It’s all very well eyeing up that minimalist abandoned warehouse space, but if it’s out of your price range or doesn’t fit the profile of your business then it’ll soon become a very expensive millstone around your business’s neck.
So before making a decision, it’s vital you explore all of your options. There are plenty of them; an office in a city centre, virtual offices, or business villages; they all offer something different.
A business village, for instance, could help cut costs and build contacts as you share space with other, similar-sized businesses, while a virtual office offers a static business address without providing physical office space and is a great option if you’ve an online operation.
Here are some of the things you need to consider when looking for that optimal office space…
Work out what you need from your business premises
You’ll need a place that offers enough office and storage space for your business, or a big enough shop space if you’re in retail, but you should also plan ahead and consider locations with room to expand as your business grows.
Check whether the premises has adequate services and facilities, from suitable conference rooms for meetings with clients, to sufficient broadband speeds if being online is a big part of your business.
Consider the appearance of the premises and whether it reflects your business the way you want it to; if, for instance, you run a completely online operation then you can probably take as ramshackle a premises as you and your employees can put up with, if it helps to cut overheads.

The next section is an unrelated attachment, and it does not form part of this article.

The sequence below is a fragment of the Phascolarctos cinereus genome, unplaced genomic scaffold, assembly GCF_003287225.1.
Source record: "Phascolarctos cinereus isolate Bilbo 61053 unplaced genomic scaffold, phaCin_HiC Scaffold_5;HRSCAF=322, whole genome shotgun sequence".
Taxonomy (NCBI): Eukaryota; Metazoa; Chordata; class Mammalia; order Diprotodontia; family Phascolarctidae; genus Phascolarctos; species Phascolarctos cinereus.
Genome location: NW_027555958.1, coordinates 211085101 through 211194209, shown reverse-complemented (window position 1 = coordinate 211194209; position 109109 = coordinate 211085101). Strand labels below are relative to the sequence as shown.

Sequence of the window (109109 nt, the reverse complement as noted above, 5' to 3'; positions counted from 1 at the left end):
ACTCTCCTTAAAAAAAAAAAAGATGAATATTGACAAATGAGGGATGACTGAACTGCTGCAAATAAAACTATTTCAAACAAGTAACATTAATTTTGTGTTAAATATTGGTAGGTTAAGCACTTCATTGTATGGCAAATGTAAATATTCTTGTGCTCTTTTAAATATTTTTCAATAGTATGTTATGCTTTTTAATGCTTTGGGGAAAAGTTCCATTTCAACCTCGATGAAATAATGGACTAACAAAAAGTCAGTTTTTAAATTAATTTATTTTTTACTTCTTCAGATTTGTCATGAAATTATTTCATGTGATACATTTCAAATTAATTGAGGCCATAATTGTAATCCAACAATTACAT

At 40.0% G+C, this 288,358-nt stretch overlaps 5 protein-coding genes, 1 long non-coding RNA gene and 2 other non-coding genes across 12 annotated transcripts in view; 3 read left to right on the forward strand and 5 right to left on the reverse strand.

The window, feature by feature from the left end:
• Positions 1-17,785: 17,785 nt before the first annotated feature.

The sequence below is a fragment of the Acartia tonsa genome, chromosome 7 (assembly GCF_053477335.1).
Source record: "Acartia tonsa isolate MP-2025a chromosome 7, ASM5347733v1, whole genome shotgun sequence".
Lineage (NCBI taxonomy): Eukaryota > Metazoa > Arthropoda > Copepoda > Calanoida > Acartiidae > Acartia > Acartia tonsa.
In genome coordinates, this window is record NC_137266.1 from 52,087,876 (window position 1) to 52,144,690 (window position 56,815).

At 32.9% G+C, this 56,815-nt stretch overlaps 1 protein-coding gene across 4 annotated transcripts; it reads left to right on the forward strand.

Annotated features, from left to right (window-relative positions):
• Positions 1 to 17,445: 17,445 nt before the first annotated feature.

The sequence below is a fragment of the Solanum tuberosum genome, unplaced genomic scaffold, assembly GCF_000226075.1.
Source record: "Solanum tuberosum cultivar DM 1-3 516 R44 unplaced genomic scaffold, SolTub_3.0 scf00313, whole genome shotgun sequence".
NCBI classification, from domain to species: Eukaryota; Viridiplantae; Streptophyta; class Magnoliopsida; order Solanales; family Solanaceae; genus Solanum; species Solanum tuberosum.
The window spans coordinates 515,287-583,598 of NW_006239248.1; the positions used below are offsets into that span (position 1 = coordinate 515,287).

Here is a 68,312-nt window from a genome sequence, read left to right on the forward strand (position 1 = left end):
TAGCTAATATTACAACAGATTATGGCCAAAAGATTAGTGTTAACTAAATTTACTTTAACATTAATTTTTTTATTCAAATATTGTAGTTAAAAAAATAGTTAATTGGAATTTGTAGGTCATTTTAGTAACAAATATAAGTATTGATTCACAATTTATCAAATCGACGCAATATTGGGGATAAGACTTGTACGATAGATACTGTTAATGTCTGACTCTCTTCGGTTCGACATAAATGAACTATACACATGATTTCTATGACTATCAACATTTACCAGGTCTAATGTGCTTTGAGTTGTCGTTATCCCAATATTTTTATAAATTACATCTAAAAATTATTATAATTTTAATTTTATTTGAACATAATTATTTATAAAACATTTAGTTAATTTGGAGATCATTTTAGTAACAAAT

If, on the other hand, you run a legal firm then you’ll need a plush-looking business space that instils confidence in clients and inspires employees.
Next up, is to find a suitable location.
Work out the best location for your business
Although it might be tempting to move into an office that’s a stone’s throw away from your house, if your business is on the up there’s a good chance you’ll have to also consider the needs of any clients and colleagues.
So, if all of your clients or customers are centred in a certain area, it makes sense to base your business there, especially if you are in retail.
If circumstances dictate you have to take up premises away from your client or customer base, try to set up somewhere with excellent road and rail links to make sure it’s easily accessible.
Once you’ve found an office space you’re happy with, check out the costs of similar spaces in the same vicinity and see if you can negotiate on price, it’s also worth finding out if you’re setting up in a location that qualifies you for grants or other financial incentives.
Work out whether you should rent or buy
To rent or to buy is the age old house buyer’s conundrum, and you should consider all of your buying and leasing options before signing along the dotted line.
There are broadly three types of options open to you:
- Licensing: This offers greater flexibility but little security as the licensor can usually cut short the arrangement at short notice.
- Leasing: This offers a lot more security than licensing as, provided you don’t breach the terms of the lease, you’ll be in the property for an agreed period of time. The downside is you might be liable for the rent even if you have to vacate the property before the agreed leasing period is up.
- Buying: This is a good option if you’re an established business with the necessary cash to buy outright or put down a deposit on a property. Any property you buy will then go on the company’s list of assets and potentially strengthen its value and worth.
Remember, choosing a business premises could be one of the biggest decisions you’ll make, so make sure you do thorough research to get the right space to suit your needs and budget.
If you’re a business owner, have you ever had a nightmare with your landlord? Or have you ever bought a business property outright, only to find your hand was never out of your pocket? Let us know your stories…
Also see: Checklist: Choosing business premises